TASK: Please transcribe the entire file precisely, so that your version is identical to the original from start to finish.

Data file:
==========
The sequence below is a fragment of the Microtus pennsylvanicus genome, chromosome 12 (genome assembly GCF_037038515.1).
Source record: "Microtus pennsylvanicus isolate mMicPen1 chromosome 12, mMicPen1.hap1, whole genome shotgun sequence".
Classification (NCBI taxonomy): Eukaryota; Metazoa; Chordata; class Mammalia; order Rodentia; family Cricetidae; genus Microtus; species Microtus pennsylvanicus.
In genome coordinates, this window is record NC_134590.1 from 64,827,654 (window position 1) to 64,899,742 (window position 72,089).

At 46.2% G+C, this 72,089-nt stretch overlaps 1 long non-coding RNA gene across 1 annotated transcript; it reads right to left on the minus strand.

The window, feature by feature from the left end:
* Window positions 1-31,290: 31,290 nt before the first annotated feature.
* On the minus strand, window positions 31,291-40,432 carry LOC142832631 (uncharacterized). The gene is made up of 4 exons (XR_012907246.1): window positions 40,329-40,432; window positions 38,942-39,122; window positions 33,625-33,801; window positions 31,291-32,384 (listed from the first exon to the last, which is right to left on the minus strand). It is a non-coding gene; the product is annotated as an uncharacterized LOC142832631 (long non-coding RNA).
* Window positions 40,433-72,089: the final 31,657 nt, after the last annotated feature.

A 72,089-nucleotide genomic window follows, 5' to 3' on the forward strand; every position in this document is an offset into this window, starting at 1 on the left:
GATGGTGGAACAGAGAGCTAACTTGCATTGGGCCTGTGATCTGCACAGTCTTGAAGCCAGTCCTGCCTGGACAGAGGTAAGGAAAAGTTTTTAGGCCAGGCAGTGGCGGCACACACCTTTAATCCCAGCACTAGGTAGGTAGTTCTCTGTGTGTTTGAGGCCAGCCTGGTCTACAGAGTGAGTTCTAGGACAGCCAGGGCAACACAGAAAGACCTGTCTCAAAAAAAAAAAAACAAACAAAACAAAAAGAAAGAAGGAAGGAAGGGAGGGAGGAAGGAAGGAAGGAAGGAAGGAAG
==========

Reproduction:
The sequence below is a fragment of the Microtus pennsylvanicus genome, chromosome 12 (genome assembly GCF_037038515.1).
Source record: "Microtus pennsylvanicus isolate mMicPen1 chromosome 12, mMicPen1.hap1, whole genome shotgun sequence".
Classification (NCBI taxonomy): Eukaryota; Metazoa; Chordata; class Mammalia; order Rodentia; family Cricetidae; genus Microtus; species Microtus pennsylvanicus.
In genome coordinates, this window is record NC_134590.1 from 64,827,654 (window position 1) to 64,899,742 (window position 72,089).

At 46.2% G+C, this 72,089-nt stretch overlaps 1 long non-coding RNA gene across 1 annotated transcript; it reads right to left on the minus strand.

The window, feature by feature from the left end:
* Window positions 1-31,290: 31,290 nt before the first annotated feature.
* On the minus strand, window positions 31,291-40,432 carry LOC142832631 (uncharacterized). The gene is made up of 4 exons (XR_012907246.1): window positions 40,329-40,432; window positions 38,942-39,122; window positions 33,625-33,801; window positions 31,291-32,384 (listed from the first exon to the last, which is right to left on the minus strand). It is a non-coding gene; the product is annotated as an uncharacterized LOC142832631 (long non-coding RNA).
* Window positions 40,433-72,089: the final 31,657 nt, after the last annotated feature.

A 72,089-nucleotide genomic window follows, 5' to 3' on the forward strand; every position in this document is an offset into this window, starting at 1 on the left:
GATGGTGGAACAGAGAGCTAACTTGCATTGGGCCTGTGATCTGCACAGTCTTGAAGCCAGTCCTGCCTGGACAGAGGTAAGGAAAAGTTTTTAGGCCAGGCAGTGGCGGCACACACCTTTAATCCCAGCACTAGGTAGGTAGTTCTCTGTGTGTTTGAGGCCAGCCTGGTCTACAGAGTGAGTTCTAGGACAGCCAGGGCAACACAGAAAGACCTGTCTCAAAAAAAAAAAAACAAACAAAACAAAAAGAAAGAAGGAAGGAAGGGAGGGAGGAAGGAAGGAAGGAAGGAAGGAAG